Valley National Bancorp CEO Discusses Q2 2012 Results - Earnings Call Transcript

Valley National Bancorp (VLY)

Q22012 Earnings Call

July 26, 2012 11:00 am ET

Executives

Dianne Grenz - Senior Vice President of Investor Relations

Gerald Lipkin Chairman, President and Chief Executive Officer

Alan Eskow - Senior Executive Vice President and Chief Financial Officer

Analysts

Steven Alexopoulos - JPMorgan Chase

Craig Siegenthaler - Credit Suisse

Dan Werner - Morningstar

Travis Lan - Stifel Nicolaus

David Darst - Guggenheim Securities

Brian Kleinhanzl - KBW

Nancy Bush – Research, LLC

Matthew Breese - Sterne Agee

Ross Haberman – Haberman Management

Presentation

Operator

Ladies and gentlemen, thank you for standing by. Welcome to the Valley National Banks’ second quarter earnings conference call. At this time, all participants are in a listen-only mode. Later we will conduct a question-and-answer session and instructions will be given at that time.

[Operator Instructions] As a reminder, this conference cal is being recorded. I would like to introduce your host for today’s conference Ms. Dianne Grenz. Madam, you may begin.

Dianne Grenz

Good morning. Welcome to Valley's second quarter 2012 earnings conference call. If you have not read the earnings release we issued earlier this morning, you may access it along with the financial tables and schedules for the second quarter from our website at valleynationalbank.com.

Comments made during this call may contain forward-looking statements relating to Valley National Bancorp and the banking industry. Valley encourages participants to refer to our SEC filings, including those found on Forms 8-K, 10-K and 10-Q for a complete discussion of forward-looking statements.

And now I would like to turn the call over to Valley's Chairman, President and CEO, Gerald Lipkin.

Gerald Lipkin

Thank you, Diane. Good Morning and welcome to our second quarter earnings conference call.

The banking industry continues to be besieged with a litany of external variables, ranging from additional regulatory expenses to the Federal Reserve’s direct intervention on market interest rates. Community Banks have historically been a catalyst to economic growth within the neighborhoods they operate. Banks and the communities they serve have a mutual interest in the prosperity of each other.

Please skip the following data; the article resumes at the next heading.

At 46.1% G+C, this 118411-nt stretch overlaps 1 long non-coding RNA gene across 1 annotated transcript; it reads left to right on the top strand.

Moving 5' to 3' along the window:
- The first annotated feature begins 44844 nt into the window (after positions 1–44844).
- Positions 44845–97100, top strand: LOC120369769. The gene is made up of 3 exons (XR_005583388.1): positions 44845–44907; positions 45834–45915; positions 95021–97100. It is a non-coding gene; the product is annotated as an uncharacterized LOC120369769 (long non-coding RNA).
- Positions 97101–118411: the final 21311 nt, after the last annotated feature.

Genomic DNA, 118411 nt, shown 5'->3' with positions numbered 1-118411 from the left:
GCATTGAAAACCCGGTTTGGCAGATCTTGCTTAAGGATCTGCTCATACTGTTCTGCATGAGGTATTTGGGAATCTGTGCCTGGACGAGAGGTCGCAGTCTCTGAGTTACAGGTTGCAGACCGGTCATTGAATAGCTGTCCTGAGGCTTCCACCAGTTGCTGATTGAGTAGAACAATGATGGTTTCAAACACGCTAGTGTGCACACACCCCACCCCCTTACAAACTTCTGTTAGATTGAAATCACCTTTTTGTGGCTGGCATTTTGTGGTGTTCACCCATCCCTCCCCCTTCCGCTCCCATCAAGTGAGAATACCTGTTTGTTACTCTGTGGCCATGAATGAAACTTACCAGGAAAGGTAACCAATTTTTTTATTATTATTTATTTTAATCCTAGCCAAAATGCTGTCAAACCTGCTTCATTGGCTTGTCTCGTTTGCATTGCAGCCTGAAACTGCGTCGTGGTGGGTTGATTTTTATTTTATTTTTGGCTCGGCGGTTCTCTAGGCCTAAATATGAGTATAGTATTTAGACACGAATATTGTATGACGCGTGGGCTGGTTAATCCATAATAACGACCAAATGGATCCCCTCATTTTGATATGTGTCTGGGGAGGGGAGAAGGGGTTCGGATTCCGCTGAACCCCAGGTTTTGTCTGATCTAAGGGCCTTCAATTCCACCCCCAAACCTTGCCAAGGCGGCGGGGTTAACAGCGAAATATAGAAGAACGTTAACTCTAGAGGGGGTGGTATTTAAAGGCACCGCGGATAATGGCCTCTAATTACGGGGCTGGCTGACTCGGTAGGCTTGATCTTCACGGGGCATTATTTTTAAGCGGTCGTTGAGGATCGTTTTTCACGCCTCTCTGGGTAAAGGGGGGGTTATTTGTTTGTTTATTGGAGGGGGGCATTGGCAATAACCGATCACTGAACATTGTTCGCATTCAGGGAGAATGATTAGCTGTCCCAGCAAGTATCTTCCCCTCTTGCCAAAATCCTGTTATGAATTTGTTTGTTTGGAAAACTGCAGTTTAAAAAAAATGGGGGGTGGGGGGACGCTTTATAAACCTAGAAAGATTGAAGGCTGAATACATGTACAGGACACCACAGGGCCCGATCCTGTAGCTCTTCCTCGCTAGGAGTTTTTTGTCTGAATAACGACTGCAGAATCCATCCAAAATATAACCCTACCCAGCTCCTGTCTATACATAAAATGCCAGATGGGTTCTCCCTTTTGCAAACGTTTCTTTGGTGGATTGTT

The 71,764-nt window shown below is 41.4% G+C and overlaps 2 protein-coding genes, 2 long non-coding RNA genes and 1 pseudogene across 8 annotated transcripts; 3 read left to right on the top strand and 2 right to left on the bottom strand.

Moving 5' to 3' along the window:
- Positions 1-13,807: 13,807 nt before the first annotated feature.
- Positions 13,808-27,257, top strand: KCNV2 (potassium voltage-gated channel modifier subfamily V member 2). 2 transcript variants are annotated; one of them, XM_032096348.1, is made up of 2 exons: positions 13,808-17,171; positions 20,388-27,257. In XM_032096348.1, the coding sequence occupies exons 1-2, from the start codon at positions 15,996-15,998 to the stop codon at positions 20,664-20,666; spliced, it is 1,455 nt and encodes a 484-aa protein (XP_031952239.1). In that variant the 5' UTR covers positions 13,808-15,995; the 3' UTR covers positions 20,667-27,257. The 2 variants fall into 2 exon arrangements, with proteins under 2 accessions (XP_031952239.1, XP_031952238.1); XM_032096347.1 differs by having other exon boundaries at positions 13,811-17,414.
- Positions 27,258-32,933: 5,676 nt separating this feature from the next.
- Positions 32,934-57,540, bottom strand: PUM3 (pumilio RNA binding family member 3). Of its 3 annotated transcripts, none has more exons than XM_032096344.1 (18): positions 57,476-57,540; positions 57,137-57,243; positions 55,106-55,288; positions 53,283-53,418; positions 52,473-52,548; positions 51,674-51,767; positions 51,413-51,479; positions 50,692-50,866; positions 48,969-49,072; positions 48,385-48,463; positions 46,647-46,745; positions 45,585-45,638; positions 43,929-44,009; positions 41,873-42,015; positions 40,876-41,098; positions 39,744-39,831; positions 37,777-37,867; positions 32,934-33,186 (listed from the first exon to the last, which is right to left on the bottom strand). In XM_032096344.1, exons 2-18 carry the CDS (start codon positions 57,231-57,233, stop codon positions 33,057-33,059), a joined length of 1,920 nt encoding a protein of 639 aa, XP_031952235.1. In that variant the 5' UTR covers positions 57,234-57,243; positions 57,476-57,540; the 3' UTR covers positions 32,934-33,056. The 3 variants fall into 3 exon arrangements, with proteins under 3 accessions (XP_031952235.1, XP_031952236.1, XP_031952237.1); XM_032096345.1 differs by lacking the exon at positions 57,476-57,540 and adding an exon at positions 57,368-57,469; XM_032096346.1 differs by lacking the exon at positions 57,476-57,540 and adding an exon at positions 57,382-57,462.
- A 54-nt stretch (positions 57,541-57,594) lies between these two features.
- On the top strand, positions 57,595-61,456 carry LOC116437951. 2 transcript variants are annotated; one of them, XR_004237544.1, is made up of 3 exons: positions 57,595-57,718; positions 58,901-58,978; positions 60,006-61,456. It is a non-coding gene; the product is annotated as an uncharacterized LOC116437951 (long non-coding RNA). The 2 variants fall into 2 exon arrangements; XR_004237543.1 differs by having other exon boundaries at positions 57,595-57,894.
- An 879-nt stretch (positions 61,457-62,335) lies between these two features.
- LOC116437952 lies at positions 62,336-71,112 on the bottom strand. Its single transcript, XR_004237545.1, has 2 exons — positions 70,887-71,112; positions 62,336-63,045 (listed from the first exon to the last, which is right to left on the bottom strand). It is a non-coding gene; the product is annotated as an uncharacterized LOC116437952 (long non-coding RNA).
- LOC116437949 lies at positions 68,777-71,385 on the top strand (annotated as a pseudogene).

In today’s difficult economic environment, the health and profitability of our industry will be closely tied to improving employment and economic conditions. New and additional regulatory guidance surrounding the increased amount and form of capital held at every financial institution stands as an impediment to that expansion.

To further this disconnect, the new draft capital requirements, issued by the joint regulatory agencies, are inconsistent with the treatment of capital as outlined in the Collins amendment as they further limit the eligible forms of capital for many banks.

On the other hand, the proposed regulatory adjustments to the measurement of risk weighted assets, for certain loan categories is an improvement, as we have always believed every borrower needs skin in the game. Specifically, the proposed Basel III guidance provides an advantage to those institutions, like Valley, which have emphasized larger borrower equity in their underwriting standards.